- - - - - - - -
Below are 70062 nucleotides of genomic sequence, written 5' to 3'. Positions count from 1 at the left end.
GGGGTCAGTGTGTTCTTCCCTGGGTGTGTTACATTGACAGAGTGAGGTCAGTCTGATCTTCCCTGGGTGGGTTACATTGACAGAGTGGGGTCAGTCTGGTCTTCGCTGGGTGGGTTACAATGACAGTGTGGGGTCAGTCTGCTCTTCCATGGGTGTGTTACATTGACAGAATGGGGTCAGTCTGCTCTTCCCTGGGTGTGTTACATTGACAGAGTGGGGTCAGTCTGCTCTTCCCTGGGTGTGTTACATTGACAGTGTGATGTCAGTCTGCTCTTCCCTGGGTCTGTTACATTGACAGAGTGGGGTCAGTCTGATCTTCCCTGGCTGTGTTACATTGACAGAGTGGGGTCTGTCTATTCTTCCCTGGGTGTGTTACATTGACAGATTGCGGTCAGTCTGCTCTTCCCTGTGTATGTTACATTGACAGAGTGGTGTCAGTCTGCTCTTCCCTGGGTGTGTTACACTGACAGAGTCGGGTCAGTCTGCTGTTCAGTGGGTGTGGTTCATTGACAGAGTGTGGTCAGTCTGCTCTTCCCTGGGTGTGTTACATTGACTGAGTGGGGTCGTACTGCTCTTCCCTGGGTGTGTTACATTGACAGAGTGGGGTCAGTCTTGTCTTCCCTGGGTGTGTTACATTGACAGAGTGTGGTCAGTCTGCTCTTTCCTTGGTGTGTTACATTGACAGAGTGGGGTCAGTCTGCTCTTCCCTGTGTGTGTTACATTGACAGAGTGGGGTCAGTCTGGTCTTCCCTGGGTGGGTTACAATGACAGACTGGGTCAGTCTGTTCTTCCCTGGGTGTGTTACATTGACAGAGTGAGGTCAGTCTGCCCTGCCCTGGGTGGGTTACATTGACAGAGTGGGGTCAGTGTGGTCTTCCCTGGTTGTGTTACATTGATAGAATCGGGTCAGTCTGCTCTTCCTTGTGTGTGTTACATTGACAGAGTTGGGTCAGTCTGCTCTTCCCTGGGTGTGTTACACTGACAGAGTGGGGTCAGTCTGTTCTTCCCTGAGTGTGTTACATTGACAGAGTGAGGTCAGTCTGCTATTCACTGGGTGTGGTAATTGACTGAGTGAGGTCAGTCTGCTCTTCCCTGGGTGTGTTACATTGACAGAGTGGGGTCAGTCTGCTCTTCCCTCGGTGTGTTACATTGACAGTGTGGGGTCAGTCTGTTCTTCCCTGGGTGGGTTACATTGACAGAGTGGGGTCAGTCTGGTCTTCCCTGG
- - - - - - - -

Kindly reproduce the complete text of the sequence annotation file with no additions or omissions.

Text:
Below are 70062 nucleotides of genomic sequence, written 5' to 3'. Positions count from 1 at the left end.
GGGGTCAGTGTGTTCTTCCCTGGGTGTGTTACATTGACAGAGTGAGGTCAGTCTGATCTTCCCTGGGTGGGTTACATTGACAGAGTGGGGTCAGTCTGGTCTTCGCTGGGTGGGTTACAATGACAGTGTGGGGTCAGTCTGCTCTTCCATGGGTGTGTTACATTGACAGAATGGGGTCAGTCTGCTCTTCCCTGGGTGTGTTACATTGACAGAGTGGGGTCAGTCTGCTCTTCCCTGGGTGTGTTACATTGACAGTGTGATGTCAGTCTGCTCTTCCCTGGGTCTGTTACATTGACAGAGTGGGGTCAGTCTGATCTTCCCTGGCTGTGTTACATTGACAGAGTGGGGTCTGTCTATTCTTCCCTGGGTGTGTTACATTGACAGATTGCGGTCAGTCTGCTCTTCCCTGTGTATGTTACATTGACAGAGTGGTGTCAGTCTGCTCTTCCCTGGGTGTGTTACACTGACAGAGTCGGGTCAGTCTGCTGTTCAGTGGGTGTGGTTCATTGACAGAGTGTGGTCAGTCTGCTCTTCCCTGGGTGTGTTACATTGACTGAGTGGGGTCGTACTGCTCTTCCCTGGGTGTGTTACATTGACAGAGTGGGGTCAGTCTTGTCTTCCCTGGGTGTGTTACATTGACAGAGTGTGGTCAGTCTGCTCTTTCCTTGGTGTGTTACATTGACAGAGTGGGGTCAGTCTGCTCTTCCCTGTGTGTGTTACATTGACAGAGTGGGGTCAGTCTGGTCTTCCCTGGGTGGGTTACAATGACAGACTGGGTCAGTCTGTTCTTCCCTGGGTGTGTTACATTGACAGAGTGAGGTCAGTCTGCCCTGCCCTGGGTGGGTTACATTGACAGAGTGGGGTCAGTGTGGTCTTCCCTGGTTGTGTTACATTGATAGAATCGGGTCAGTCTGCTCTTCCTTGTGTGTGTTACATTGACAGAGTTGGGTCAGTCTGCTCTTCCCTGGGTGTGTTACACTGACAGAGTGGGGTCAGTCTGTTCTTCCCTGAGTGTGTTACATTGACAGAGTGAGGTCAGTCTGCTATTCACTGGGTGTGGTAATTGACTGAGTGAGGTCAGTCTGCTCTTCCCTGGGTGTGTTACATTGACAGAGTGGGGTCAGTCTGCTCTTCCCTCGGTGTGTTACATTGACAGTGTGGGGTCAGTCTGTTCTTCCCTGGGTGGGTTACATTGACAGAGTGGGGTCAGTCTGGTCTTCCCTGG